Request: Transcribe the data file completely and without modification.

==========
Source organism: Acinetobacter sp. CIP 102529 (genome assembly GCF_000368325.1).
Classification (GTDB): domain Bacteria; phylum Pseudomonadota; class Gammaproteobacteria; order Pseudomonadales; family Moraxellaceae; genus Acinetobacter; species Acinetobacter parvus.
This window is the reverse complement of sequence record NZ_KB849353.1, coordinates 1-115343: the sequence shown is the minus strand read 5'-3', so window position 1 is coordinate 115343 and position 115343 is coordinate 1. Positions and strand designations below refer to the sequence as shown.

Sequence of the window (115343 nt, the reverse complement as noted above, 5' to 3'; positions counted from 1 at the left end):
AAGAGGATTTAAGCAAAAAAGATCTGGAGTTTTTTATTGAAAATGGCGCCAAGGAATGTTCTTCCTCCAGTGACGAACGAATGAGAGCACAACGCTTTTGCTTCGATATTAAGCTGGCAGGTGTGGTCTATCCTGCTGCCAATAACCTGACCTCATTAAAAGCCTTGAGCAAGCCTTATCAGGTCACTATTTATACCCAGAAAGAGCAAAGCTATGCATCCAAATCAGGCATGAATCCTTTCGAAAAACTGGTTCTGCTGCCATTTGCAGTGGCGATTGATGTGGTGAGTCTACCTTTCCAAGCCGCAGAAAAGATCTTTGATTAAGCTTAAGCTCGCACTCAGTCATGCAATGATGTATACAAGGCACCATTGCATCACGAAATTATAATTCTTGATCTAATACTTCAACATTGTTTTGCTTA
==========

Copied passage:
Source organism: Acinetobacter sp. CIP 102529 (genome assembly GCF_000368325.1).
Classification (GTDB): domain Bacteria; phylum Pseudomonadota; class Gammaproteobacteria; order Pseudomonadales; family Moraxellaceae; genus Acinetobacter; species Acinetobacter parvus.
This window is the reverse complement of sequence record NZ_KB849353.1, coordinates 1-115343: the sequence shown is the minus strand read 5'-3', so window position 1 is coordinate 115343 and position 115343 is coordinate 1. Positions and strand designations below refer to the sequence as shown.

Sequence of the window (115343 nt, the reverse complement as noted above, 5' to 3'; positions counted from 1 at the left end):
AAGAGGATTTAAGCAAAAAAGATCTGGAGTTTTTTATTGAAAATGGCGCCAAGGAATGTTCTTCCTCCAGTGACGAACGAATGAGAGCACAACGCTTTTGCTTCGATATTAAGCTGGCAGGTGTGGTCTATCCTGCTGCCAATAACCTGACCTCATTAAAAGCCTTGAGCAAGCCTTATCAGGTCACTATTTATACCCAGAAAGAGCAAAGCTATGCATCCAAATCAGGCATGAATCCTTTCGAAAAACTGGTTCTGCTGCCATTTGCAGTGGCGATTGATGTGGTGAGTCTACCTTTCCAAGCCGCAGAAAAGATCTTTGATTAAGCTTAAGCTCGCACTCAGTCATGCAATGATGTATACAAGGCACCATTGCATCACGAAATTATAATTCTTGATCTAATACTTCAACATTGTTTTGCTTA